Whether a patient is simply finding out whether or not she’s pregnant, or is undergoing serious life-or-death surgery, lab tests are a large part of the hospital experience. If something goes wrong with those lab tests the result can be a delayed diagnosis which in the worst cases, can result in a wrongful death. While one might assume that the Food and Drug Administration (FDA) already regulated these tests, that is not the case for all tests. However, that is about to change.
The New York Times reports that the FDA announced on Thursday that it will start regulating medical laboratory testing. This move has been opposed by both some laboratories and some pathologists who claim that regulation is unnecessary and will hurt innovation when it comes to creating tests for rare diseases. The FDA has attempted to address these concerns by saying it will phase in the regulations of the tests over nine years. It will also focus primarily on regulating tests that pose a high level of risk to patients if the test result is incorrect.
Historically, the FDA has reviewed testing devices made by traditional manufacturers before they have gone to market, but it has not reviewed laboratory developed tests before they are used. Laboratory developed tests were generally not widely used, so they were not a high regulatory priority. However, now these laboratory developed tests are being used on a much wider scale, so the policy is changing. Under the proposed regulations, the safety and efficacy of the most risking lab developed tests will have to be proven before they go to market.
FDA Commissioner Margaret A. Hamburg, M.D. Explained the reason for the regulations, saying, “Ensuring that doctors and patients have access to safe, accurate and reliable diagnostic tests to help guide treatment decisions is a priority for the FDA…Inaccurate test results could cause patients to seek unnecessary treatment or delay and sometimes forgo treatment altogether.” The FDA’s press release also notes that its intention is to exercise “enforcement discretion” for laboratory developed tests for rare diseases, which should address regulation opponents’ concern over decreased innovation.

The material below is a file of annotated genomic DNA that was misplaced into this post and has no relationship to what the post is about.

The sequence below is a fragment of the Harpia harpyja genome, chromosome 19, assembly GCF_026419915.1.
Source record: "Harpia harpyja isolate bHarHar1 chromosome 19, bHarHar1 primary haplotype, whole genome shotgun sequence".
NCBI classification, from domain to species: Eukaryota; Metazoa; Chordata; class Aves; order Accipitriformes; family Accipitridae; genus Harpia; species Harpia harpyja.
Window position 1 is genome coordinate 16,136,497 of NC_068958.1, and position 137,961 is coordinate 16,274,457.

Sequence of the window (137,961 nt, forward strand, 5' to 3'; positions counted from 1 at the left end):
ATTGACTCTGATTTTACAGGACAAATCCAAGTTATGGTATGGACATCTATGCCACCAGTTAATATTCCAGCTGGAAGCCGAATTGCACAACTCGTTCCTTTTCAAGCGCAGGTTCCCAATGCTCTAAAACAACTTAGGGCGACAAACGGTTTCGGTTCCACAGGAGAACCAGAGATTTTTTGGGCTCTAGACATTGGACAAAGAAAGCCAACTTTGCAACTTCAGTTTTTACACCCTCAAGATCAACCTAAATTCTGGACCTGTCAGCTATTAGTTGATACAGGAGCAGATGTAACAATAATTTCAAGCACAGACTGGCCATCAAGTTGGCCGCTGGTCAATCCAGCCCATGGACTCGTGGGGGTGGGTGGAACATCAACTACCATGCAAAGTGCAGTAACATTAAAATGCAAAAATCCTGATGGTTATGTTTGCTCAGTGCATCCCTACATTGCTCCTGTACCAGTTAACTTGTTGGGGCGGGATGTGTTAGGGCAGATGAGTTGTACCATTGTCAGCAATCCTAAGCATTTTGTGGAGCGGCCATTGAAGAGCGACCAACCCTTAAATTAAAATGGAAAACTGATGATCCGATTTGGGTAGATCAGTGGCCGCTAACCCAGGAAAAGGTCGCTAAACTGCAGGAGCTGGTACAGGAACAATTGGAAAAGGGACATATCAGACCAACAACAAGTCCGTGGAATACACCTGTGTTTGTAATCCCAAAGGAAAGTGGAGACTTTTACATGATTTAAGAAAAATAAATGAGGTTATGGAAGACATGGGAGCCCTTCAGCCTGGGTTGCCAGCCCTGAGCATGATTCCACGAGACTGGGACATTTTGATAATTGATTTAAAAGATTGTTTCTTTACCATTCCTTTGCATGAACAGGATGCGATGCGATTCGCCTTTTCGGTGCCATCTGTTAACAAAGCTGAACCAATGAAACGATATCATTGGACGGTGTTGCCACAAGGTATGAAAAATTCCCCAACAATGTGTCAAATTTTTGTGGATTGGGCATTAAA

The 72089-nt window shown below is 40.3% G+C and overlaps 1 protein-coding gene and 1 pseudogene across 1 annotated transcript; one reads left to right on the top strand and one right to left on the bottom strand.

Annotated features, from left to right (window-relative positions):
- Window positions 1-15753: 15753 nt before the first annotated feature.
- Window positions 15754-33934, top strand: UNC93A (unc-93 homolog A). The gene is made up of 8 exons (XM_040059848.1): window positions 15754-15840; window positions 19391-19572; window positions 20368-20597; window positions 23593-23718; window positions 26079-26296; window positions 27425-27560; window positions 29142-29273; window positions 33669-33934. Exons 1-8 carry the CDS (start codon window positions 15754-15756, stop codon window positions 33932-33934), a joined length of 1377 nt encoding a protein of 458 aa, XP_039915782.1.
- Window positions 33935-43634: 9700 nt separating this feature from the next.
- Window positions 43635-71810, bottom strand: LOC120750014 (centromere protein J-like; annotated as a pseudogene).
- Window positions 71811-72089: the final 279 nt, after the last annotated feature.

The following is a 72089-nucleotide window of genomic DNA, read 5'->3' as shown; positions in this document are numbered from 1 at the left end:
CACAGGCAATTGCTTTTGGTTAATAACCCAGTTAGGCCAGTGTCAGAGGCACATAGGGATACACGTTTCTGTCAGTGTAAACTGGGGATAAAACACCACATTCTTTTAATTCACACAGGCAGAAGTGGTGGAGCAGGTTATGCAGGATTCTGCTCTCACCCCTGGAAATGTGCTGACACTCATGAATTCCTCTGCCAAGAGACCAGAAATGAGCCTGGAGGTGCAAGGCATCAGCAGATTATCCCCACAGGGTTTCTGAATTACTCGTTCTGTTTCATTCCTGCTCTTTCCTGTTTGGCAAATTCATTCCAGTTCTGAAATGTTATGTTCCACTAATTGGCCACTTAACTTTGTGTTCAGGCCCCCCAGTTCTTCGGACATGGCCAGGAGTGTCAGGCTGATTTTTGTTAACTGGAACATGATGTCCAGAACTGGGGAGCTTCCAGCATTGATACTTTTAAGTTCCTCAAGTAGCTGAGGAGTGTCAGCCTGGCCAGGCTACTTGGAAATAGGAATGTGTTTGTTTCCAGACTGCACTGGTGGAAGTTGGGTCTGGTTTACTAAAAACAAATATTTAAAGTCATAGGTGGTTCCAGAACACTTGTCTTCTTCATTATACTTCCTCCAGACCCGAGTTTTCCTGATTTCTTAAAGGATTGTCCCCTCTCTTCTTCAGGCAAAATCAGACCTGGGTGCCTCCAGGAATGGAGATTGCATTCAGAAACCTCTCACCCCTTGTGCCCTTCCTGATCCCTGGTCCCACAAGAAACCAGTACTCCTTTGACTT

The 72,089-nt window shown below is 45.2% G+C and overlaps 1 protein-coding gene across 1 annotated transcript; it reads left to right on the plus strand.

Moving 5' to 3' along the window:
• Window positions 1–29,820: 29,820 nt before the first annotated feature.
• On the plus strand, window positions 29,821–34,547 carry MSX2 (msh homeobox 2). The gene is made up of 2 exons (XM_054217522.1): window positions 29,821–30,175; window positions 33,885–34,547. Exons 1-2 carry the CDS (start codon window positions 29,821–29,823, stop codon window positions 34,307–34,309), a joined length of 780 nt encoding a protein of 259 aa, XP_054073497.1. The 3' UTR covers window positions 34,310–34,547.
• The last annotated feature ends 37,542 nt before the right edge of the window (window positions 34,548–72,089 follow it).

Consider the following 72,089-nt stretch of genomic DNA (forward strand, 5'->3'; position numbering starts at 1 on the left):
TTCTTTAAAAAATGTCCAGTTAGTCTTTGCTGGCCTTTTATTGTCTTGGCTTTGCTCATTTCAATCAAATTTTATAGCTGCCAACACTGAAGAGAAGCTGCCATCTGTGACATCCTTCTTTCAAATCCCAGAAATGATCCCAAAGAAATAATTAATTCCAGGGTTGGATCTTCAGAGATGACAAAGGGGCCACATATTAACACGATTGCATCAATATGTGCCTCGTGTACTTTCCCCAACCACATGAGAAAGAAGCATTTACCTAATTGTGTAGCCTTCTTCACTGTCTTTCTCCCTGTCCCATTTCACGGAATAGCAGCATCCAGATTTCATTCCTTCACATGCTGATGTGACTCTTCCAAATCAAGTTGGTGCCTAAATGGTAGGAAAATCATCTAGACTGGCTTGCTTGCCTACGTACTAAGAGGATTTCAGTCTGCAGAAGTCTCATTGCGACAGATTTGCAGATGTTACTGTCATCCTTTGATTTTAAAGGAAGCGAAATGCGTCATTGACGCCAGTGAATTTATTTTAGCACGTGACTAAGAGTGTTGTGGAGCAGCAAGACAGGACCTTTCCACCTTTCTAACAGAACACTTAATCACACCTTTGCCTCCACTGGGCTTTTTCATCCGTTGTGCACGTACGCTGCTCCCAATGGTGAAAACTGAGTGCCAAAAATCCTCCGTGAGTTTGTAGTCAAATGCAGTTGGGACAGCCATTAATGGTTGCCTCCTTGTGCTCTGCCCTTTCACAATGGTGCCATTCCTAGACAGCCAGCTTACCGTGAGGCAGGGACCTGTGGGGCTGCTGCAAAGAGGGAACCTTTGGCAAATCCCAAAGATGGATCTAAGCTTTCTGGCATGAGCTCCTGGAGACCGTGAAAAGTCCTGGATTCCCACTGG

The Washington Post explains in its report on the regulations, that the FDA has chosen not to actively regulate laboratory tests for decades because the tests have always been relatively simple. However, in recent years laboratory tests have become much more widely used and specialized, especially as they are used to diagnose forms of cancer and other diseases by using complex genetic data. The report cites examples of tests that have had reliability issues in recent years, including tests for cervical cancer, Lyme disease, and whooping cough.
This move is good for patients. The tests that are going to be regulated are the tests where an inaccuracy can be most devastating. If these regulations can prevent cases of delayed diagnosis and missed diagnosis, then lives will ultimately be saved. Meanwhile the FDA seems to have found a balance to allow for the development of testing for rare conditions, so the rare patients who have those conditions should not be harmed by the regulations. Hopefully this will result in more reliable tests, and better outcomes for both the patients and the physicians treating them.
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